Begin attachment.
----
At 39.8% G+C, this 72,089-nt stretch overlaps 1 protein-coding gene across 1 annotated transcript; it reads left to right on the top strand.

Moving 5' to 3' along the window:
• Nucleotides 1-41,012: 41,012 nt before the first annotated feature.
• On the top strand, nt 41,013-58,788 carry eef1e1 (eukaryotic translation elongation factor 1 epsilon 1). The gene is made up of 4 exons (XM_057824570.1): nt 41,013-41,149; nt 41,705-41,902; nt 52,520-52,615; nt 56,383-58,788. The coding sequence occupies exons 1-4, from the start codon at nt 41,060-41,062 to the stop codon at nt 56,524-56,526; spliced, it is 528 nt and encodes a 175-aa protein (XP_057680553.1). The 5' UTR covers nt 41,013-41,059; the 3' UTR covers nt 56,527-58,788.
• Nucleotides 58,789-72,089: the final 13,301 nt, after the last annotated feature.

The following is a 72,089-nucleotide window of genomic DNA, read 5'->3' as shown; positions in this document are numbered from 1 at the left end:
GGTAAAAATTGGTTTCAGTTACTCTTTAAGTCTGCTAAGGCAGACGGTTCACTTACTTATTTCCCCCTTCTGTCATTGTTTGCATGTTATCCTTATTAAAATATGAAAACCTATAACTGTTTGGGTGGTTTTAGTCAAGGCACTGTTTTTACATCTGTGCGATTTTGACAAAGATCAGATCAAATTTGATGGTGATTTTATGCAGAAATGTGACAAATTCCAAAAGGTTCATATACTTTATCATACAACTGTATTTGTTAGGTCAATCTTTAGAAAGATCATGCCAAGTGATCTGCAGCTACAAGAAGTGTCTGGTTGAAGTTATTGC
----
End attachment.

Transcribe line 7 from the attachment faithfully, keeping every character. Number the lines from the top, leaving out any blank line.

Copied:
GGTAAAAATTGGTTTCAGTTACTCTTTAAGTCTGCTAAGGCAGACGGTTCACTTACTTATTTCCCCCTTCTGTCATTGTTTGCATGTTATCCTTATTAAAATATGAAAACCTATAACTGTTTGGGTGGTTTTAGTCAAGGCACTGTTTTTACATCTGTGCGATTTTGACAAAGATCAGATCAAATTTGATGGTGATTTTATGCAGAAATGTGACAAATTCCAAAAGGTTCATATACTTTATCATACAACTGTATTTGTTAGGTCAATCTTTAGAAAGATCATGCCAAGTGATCTGCAGCTACAAGAAGTGTCTGGTTGAAGTTATTGC